U.S. Banks Provide Over $10 Billion in Loan “Aid” Under Settlement

U.S. Banks Provide Over $10 Billion in Loan Aid Under Settlement

The five largest U.S. mortgage servicers so far have provided about $10.6 billion in relief to troubled borrowers under the terms of a $25 billion legal settlement over abusive foreclosure practices, according to a report released today by a court-appointed monitor.

Most of that aid, $8.7 billion, came in the form of short sales, according to the report from the Office of Mortgage Settlement Oversight. Lenders including Bank of America Corp., JPMorgan Chase & Co. (JPM), Wells Fargo & Co. (WFC), also forgave $749.4 million in mortgage debt.

“There’s some evidence from this report that the banks are beginning to do some significant work on consumer relief,” said Joseph A. Smith Jr., the settlement monitor. “I’m not declaring victory, but I do think we’ve made a solid start.”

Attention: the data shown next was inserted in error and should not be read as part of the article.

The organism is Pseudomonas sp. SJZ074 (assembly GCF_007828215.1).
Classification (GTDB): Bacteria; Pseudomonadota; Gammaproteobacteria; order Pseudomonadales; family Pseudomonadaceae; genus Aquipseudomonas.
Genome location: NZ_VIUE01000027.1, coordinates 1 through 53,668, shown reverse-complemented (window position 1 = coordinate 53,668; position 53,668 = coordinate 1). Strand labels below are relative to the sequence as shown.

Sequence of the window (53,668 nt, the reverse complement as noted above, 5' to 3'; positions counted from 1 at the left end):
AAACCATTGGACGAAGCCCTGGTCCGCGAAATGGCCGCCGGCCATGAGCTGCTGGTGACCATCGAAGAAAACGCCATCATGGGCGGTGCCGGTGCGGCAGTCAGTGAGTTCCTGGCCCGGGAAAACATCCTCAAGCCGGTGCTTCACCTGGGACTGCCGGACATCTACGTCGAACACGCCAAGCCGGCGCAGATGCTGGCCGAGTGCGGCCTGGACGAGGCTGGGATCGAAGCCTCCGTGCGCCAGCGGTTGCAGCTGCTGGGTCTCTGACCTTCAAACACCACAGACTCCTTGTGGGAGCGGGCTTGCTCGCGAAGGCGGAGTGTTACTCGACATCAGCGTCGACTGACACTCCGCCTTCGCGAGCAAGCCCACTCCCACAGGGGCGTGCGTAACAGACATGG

Rest here…

Yea, 8.7 billion in short sale credits. Which is credits from the deficiency that they would have most likely never of been able to collect anyway.



2 Responses to “U.S. Banks Provide Over $10 Billion in Loan “Aid” Under Settlement”
  1. Bobbi Swann says:

    This is an utter and complete joke and anyone that reads this and thinks progress is being made or that help came from these banks needs to have their own head examined!!! A farce, a lie, plain and simple!

  2. stripes says:

    The FED are simply robbing the people of everything. They are stealing the American people’s wealth and property to destroy America. They are robbing us by sneaky tactics to force us to keep paying for massive and unsustainable FED fraud. They will bankrupt us soon if it does not stop.

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